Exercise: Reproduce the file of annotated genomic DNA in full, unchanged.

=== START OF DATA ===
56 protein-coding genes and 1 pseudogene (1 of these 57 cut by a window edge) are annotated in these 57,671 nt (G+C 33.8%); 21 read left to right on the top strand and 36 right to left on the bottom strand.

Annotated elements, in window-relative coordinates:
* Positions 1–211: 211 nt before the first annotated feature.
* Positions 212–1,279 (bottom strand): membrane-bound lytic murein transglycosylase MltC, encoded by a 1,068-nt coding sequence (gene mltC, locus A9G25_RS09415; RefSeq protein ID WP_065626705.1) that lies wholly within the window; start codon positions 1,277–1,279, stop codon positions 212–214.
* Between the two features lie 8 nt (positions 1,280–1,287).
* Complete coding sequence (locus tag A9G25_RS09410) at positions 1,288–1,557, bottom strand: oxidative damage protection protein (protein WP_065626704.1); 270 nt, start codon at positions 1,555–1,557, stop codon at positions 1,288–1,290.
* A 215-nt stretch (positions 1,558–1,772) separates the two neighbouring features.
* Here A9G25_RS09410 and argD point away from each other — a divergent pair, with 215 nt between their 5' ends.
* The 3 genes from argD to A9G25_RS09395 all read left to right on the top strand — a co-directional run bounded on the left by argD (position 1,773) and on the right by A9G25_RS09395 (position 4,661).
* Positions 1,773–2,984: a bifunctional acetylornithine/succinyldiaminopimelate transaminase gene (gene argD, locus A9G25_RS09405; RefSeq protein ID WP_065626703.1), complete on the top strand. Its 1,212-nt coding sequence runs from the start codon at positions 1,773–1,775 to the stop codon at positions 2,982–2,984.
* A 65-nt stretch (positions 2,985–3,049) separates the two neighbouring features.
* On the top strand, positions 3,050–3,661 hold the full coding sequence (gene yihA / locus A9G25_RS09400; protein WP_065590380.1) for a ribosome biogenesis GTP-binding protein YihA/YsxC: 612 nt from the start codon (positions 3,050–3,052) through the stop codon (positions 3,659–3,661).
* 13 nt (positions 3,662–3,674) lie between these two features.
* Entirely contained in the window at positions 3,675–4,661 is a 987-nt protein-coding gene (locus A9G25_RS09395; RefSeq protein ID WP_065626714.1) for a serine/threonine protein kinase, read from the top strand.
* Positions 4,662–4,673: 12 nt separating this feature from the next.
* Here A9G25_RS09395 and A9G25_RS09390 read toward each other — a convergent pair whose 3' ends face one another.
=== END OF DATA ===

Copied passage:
56 protein-coding genes and 1 pseudogene (1 of these 57 cut by a window edge) are annotated in these 57,671 nt (G+C 33.8%); 21 read left to right on the top strand and 36 right to left on the bottom strand.

Annotated elements, in window-relative coordinates:
* Positions 1–211: 211 nt before the first annotated feature.
* Positions 212–1,279 (bottom strand): membrane-bound lytic murein transglycosylase MltC, encoded by a 1,068-nt coding sequence (gene mltC, locus A9G25_RS09415; RefSeq protein ID WP_065626705.1) that lies wholly within the window; start codon positions 1,277–1,279, stop codon positions 212–214.
* Between the two features lie 8 nt (positions 1,280–1,287).
* Complete coding sequence (locus tag A9G25_RS09410) at positions 1,288–1,557, bottom strand: oxidative damage protection protein (protein WP_065626704.1); 270 nt, start codon at positions 1,555–1,557, stop codon at positions 1,288–1,290.
* A 215-nt stretch (positions 1,558–1,772) separates the two neighbouring features.
* Here A9G25_RS09410 and argD point away from each other — a divergent pair, with 215 nt between their 5' ends.
* The 3 genes from argD to A9G25_RS09395 all read left to right on the top strand — a co-directional run bounded on the left by argD (position 1,773) and on the right by A9G25_RS09395 (position 4,661).
* Positions 1,773–2,984: a bifunctional acetylornithine/succinyldiaminopimelate transaminase gene (gene argD, locus A9G25_RS09405; RefSeq protein ID WP_065626703.1), complete on the top strand. Its 1,212-nt coding sequence runs from the start codon at positions 1,773–1,775 to the stop codon at positions 2,982–2,984.
* A 65-nt stretch (positions 2,985–3,049) separates the two neighbouring features.
* On the top strand, positions 3,050–3,661 hold the full coding sequence (gene yihA / locus A9G25_RS09400; protein WP_065590380.1) for a ribosome biogenesis GTP-binding protein YihA/YsxC: 612 nt from the start codon (positions 3,050–3,052) through the stop codon (positions 3,659–3,661).
* 13 nt (positions 3,662–3,674) lie between these two features.
* Entirely contained in the window at positions 3,675–4,661 is a 987-nt protein-coding gene (locus A9G25_RS09395; RefSeq protein ID WP_065626714.1) for a serine/threonine protein kinase, read from the top strand.
* Positions 4,662–4,673: 12 nt separating this feature from the next.
* Here A9G25_RS09395 and A9G25_RS09390 read toward each other — a convergent pair whose 3' ends face one another.